Part Two, “Monstruo”, opens in Dade County, Miami. It’s 1990. A dead toddler they call “Baby Lollipops” (based on the T-shirt he has on) is found in the bushes. Diaz’s mother comes back after a long absence, and the jarring effects of mental illness and drug abuse are clearly felt:
“She was twenty-seven but dressed and acted like a teenager, flaunting her curves, using her body to get what she wanted from men…”
It’s a given that we are obliged to love our mothers, but what happens if they are the ones who damage us the most? There are moments of clarity, when Mom brings them to the beach, when she was “…tired but happy…her golden hair pulled back, beads of sweat collecting at her hairline. This is how I want to remember my mother.”
We learn that “Baby Lollipops” was killed by his mother, and there are more murdering mothers to remember. It’s 1994, andSusan Smith tells the media a fake story about an armed black man kidnapping and killing her two boys. Death and mother issues zig-zag across surface of Diaz’s story. But there’s also rage expressed against her brother. “It was my sixth or seventh arrest,” she writes, “this time for stabbing my brother.” In less assured hands, this line would seem tossed-off and careless. But Diaz trusts her reader to understand that this is not just a collection meant simply to shock. This notion is driven home as she writes to Ana Maria Cardona, convicted murderer mother of “Baby Lollipops”:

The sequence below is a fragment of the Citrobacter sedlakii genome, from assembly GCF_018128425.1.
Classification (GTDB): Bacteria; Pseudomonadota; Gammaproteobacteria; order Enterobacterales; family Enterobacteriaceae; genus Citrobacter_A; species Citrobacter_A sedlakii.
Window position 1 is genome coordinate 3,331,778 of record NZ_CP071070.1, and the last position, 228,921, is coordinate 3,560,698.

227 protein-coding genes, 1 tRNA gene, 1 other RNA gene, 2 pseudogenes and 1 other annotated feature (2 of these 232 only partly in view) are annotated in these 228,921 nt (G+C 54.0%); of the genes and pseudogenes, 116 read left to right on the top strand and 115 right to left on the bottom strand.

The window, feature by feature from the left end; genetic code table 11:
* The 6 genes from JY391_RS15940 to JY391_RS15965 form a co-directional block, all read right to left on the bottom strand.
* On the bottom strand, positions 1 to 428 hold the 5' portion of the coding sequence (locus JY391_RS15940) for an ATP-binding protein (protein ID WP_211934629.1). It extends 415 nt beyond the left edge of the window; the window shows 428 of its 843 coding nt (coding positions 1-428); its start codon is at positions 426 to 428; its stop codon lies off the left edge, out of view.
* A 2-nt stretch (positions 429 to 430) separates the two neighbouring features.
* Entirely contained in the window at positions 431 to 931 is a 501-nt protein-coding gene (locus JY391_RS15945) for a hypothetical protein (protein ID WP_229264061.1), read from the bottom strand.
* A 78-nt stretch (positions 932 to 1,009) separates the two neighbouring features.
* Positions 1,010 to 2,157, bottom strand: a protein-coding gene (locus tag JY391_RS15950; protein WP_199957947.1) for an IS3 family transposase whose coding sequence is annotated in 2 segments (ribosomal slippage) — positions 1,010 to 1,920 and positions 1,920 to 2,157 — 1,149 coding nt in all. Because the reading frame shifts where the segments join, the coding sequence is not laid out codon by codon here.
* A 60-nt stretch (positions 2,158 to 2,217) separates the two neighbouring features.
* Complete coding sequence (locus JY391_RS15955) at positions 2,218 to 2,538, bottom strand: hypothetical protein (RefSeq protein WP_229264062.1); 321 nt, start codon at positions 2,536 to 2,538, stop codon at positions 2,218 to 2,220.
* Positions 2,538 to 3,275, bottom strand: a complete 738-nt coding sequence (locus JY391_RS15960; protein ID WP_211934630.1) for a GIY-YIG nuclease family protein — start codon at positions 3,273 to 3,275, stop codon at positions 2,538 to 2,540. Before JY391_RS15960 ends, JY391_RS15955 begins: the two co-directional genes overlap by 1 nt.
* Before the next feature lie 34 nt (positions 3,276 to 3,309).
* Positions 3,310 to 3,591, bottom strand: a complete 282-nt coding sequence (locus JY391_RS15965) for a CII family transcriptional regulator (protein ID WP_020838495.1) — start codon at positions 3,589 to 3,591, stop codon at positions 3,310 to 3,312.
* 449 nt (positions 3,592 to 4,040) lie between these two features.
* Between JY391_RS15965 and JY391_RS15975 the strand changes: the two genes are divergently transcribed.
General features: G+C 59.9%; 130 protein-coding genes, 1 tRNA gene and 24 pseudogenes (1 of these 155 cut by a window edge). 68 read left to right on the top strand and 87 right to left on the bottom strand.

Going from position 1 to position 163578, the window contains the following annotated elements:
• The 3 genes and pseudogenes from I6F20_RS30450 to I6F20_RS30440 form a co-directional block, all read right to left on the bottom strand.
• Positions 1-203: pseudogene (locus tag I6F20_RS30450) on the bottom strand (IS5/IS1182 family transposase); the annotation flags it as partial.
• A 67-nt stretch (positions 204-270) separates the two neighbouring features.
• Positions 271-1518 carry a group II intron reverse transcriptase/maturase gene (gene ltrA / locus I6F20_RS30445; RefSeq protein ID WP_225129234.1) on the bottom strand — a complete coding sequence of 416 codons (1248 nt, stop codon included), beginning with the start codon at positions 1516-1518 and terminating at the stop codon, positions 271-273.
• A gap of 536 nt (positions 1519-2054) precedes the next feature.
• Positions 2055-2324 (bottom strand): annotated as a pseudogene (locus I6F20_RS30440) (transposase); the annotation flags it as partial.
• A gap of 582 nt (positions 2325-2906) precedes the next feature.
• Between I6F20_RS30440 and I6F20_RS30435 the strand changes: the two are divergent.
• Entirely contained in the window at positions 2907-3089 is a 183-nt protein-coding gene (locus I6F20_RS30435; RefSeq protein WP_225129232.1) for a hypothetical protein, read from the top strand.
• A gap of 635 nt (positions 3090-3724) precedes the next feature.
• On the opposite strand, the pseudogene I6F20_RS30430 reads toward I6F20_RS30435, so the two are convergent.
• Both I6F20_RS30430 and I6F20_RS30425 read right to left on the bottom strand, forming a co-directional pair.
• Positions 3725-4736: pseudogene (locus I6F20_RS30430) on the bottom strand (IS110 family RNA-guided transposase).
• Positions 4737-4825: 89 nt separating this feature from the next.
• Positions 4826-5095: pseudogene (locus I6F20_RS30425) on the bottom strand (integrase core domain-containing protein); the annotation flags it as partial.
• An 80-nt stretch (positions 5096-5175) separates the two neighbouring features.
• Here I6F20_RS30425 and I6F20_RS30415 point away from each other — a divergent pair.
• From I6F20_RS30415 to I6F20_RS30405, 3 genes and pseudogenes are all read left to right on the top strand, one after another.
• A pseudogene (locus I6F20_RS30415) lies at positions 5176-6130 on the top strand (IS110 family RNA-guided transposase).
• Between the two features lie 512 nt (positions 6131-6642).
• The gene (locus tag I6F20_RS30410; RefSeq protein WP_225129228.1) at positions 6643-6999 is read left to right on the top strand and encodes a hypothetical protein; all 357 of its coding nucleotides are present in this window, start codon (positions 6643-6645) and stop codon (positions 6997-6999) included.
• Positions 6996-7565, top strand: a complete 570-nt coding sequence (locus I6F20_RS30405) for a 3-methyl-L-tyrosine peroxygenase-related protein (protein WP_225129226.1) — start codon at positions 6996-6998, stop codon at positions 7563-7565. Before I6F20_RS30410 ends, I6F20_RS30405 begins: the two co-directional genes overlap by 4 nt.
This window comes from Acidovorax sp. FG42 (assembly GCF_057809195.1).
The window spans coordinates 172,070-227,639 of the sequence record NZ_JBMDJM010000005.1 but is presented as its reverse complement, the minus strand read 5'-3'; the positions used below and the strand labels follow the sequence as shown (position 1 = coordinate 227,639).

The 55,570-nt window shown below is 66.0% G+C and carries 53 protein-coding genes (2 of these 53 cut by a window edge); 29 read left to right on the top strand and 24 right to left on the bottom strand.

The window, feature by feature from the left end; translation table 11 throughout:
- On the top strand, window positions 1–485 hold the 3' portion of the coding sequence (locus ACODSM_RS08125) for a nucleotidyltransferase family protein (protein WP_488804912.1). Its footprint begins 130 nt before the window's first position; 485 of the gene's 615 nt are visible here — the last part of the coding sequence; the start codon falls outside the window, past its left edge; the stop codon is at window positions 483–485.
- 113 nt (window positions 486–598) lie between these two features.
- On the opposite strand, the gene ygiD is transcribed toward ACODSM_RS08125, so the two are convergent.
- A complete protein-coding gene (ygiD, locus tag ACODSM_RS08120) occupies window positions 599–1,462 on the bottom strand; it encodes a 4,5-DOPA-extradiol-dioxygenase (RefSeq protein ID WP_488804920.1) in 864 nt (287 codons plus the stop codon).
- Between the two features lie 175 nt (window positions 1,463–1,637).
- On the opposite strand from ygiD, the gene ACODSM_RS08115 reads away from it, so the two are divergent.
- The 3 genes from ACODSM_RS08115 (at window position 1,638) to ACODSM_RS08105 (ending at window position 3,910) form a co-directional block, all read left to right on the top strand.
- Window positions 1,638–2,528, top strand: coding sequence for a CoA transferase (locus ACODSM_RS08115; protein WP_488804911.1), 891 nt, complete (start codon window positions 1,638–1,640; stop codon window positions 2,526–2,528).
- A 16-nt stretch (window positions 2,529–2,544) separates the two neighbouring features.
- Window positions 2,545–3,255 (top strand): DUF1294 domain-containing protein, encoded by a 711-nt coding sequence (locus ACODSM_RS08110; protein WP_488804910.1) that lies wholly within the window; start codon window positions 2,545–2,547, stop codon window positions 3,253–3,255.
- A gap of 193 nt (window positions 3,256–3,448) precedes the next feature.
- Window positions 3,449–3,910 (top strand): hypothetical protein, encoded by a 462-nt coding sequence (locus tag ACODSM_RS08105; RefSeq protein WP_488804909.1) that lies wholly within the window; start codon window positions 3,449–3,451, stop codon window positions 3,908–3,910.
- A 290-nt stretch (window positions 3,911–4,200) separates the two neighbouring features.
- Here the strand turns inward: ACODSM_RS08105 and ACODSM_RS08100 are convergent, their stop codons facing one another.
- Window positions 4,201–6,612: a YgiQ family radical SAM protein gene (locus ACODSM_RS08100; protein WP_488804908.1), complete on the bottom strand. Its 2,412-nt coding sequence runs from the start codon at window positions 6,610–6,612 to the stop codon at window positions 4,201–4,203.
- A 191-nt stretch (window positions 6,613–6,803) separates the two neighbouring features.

“I would like to hear your story. Not what the papers said or what people said or what was on the news, but the truth.”
Cardona writes back: “This is not a story. This is my life.”
At this point in Ordinary Girls, about a third of the way through, we come to understand the difficulty of balancing the need to contextualize a story and the compulsion to purge or rationalize the unspeakable. Diaz deals with life in Florida post-Hurricane Andrew. She becomes the girl who fights, all along harboring a secret crush on a girl named Boogie. She can’t confide to a friend about how she “…filled spiral notebooks with stories about monsters…”or how the lollipops he brought her would only bring back memories of the murdered baby from years earlier. Recalling memories can be impossible, and the complex role this monster played in her life — and his intimate relationship with her mother — only complicates things:
“Later…I would leave out the parts about how I said no, how I pushed him…how he kept saying It only hurts for a second…I would leave out all the blood.”
In the book’s title chapter, Diaz slips deeper into depression and suicide attempts. She writes about how she and her crew did not want to be ordinary. They “…wanted to be throttled, mangled, thrown. We wanted the violence. We wanted something we could never come back from.” Suicide ideations are compounded by her manic depressive mother telling her she’s small, nobody, nothing. Diaz explains how the reader can be part of her world of juvenile delinquency: “Get yourself a bunch of hoodlum friends… Get used to shoplifting, vandalism, joyriding… Spend your fourteenth birthday on the streets.”
In “Girls, Monsters”, Diaz writes about books by, about, and for white people. Librarians “…never, ever recommended books about black and brown people, about queer girls from the projects, about people like me.” Still, she dives into The Virgin Suicides, Dracula, It, and Catcher in the Rye. Books prove to be her saving grace, but it would also be “…these hood girls, these ordinary girls, who would save me.” No matter how much she might not have wanted to be “ordinary”, she grew to realize there was nothing wrong with that: